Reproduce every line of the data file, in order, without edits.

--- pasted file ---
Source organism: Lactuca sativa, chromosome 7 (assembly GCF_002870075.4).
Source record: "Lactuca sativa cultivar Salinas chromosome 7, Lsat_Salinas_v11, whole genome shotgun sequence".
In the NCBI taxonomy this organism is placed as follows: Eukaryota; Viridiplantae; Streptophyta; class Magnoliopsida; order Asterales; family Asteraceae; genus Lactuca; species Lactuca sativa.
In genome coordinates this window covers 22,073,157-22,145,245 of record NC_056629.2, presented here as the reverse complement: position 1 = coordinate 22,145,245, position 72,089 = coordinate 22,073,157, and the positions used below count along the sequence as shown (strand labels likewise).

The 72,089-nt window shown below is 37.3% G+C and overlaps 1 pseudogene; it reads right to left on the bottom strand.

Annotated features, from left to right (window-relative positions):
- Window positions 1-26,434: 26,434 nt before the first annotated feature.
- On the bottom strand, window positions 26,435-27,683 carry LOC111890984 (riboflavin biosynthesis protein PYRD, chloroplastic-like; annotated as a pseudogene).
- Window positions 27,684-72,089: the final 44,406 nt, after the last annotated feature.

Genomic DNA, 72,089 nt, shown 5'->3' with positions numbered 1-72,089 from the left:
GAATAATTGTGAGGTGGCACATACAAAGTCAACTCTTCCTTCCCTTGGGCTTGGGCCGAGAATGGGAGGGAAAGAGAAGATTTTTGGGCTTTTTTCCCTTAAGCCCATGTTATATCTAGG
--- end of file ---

Source organism: Lactuca sativa, chromosome 7 (assembly GCF_002870075.4).
Source record: "Lactuca sativa cultivar Salinas chromosome 7, Lsat_Salinas_v11, whole genome shotgun sequence".
In the NCBI taxonomy this organism is placed as follows: Eukaryota; Viridiplantae; Streptophyta; class Magnoliopsida; order Asterales; family Asteraceae; genus Lactuca; species Lactuca sativa.
In genome coordinates this window covers 22,073,157-22,145,245 of record NC_056629.2, presented here as the reverse complement: position 1 = coordinate 22,145,245, position 72,089 = coordinate 22,073,157, and the positions used below count along the sequence as shown (strand labels likewise).

The 72,089-nt window shown below is 37.3% G+C and overlaps 1 pseudogene; it reads right to left on the bottom strand.

Annotated features, from left to right (window-relative positions):
- Window positions 1-26,434: 26,434 nt before the first annotated feature.
- On the bottom strand, window positions 26,435-27,683 carry LOC111890984 (riboflavin biosynthesis protein PYRD, chloroplastic-like; annotated as a pseudogene).
- Window positions 27,684-72,089: the final 44,406 nt, after the last annotated feature.

Genomic DNA, 72,089 nt, shown 5'->3' with positions numbered 1-72,089 from the left:
GAATAATTGTGAGGTGGCACATACAAAGTCAACTCTTCCTTCCCTTGGGCTTGGGCCGAGAATGGGAGGGAAAGAGAAGATTTTTGGGCTTTTTTCCCTTAAGCCCATGTTATATCTAGG